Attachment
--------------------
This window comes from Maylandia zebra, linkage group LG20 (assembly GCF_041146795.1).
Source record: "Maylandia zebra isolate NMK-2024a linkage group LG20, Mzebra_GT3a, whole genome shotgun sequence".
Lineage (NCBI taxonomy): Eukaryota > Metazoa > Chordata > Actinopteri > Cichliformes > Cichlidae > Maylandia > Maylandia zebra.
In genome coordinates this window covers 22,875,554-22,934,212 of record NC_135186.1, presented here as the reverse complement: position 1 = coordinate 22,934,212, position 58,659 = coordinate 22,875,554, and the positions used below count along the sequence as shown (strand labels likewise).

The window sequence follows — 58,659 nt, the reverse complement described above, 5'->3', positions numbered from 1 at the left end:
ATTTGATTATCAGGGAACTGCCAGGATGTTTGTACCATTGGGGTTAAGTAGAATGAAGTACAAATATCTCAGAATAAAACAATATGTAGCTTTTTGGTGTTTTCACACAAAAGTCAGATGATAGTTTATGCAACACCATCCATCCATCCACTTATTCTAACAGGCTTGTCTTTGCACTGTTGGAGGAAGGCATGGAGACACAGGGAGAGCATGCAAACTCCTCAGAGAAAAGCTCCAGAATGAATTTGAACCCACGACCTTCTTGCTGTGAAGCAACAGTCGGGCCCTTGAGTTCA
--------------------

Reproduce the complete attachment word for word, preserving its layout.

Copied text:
This window comes from Maylandia zebra, linkage group LG20 (assembly GCF_041146795.1).
Source record: "Maylandia zebra isolate NMK-2024a linkage group LG20, Mzebra_GT3a, whole genome shotgun sequence".
Lineage (NCBI taxonomy): Eukaryota > Metazoa > Chordata > Actinopteri > Cichliformes > Cichlidae > Maylandia > Maylandia zebra.
In genome coordinates this window covers 22,875,554-22,934,212 of record NC_135186.1, presented here as the reverse complement: position 1 = coordinate 22,934,212, position 58,659 = coordinate 22,875,554, and the positions used below count along the sequence as shown (strand labels likewise).

The window sequence follows — 58,659 nt, the reverse complement described above, 5'->3', positions numbered from 1 at the left end:
ATTTGATTATCAGGGAACTGCCAGGATGTTTGTACCATTGGGGTTAAGTAGAATGAAGTACAAATATCTCAGAATAAAACAATATGTAGCTTTTTGGTGTTTTCACACAAAAGTCAGATGATAGTTTATGCAACACCATCCATCCATCCACTTATTCTAACAGGCTTGTCTTTGCACTGTTGGAGGAAGGCATGGAGACACAGGGAGAGCATGCAAACTCCTCAGAGAAAAGCTCCAGAATGAATTTGAACCCACGACCTTCTTGCTGTGAAGCAACAGTCGGGCCCTTGAGTTCA